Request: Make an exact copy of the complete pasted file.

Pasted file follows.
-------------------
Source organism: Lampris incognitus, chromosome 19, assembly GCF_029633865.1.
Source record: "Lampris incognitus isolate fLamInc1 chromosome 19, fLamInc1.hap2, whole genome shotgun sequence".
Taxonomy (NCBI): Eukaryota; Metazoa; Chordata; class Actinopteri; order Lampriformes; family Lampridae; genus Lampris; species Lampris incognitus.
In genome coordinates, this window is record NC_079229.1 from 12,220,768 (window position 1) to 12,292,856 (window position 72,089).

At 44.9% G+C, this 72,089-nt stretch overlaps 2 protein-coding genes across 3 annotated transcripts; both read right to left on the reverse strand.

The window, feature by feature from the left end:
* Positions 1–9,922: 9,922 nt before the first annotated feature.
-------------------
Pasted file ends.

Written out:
Source organism: Lampris incognitus, chromosome 19, assembly GCF_029633865.1.
Source record: "Lampris incognitus isolate fLamInc1 chromosome 19, fLamInc1.hap2, whole genome shotgun sequence".
Taxonomy (NCBI): Eukaryota; Metazoa; Chordata; class Actinopteri; order Lampriformes; family Lampridae; genus Lampris; species Lampris incognitus.
In genome coordinates, this window is record NC_079229.1 from 12,220,768 (window position 1) to 12,292,856 (window position 72,089).

At 44.9% G+C, this 72,089-nt stretch overlaps 2 protein-coding genes across 3 annotated transcripts; both read right to left on the reverse strand.

The window, feature by feature from the left end:
* Positions 1–9,922: 9,922 nt before the first annotated feature.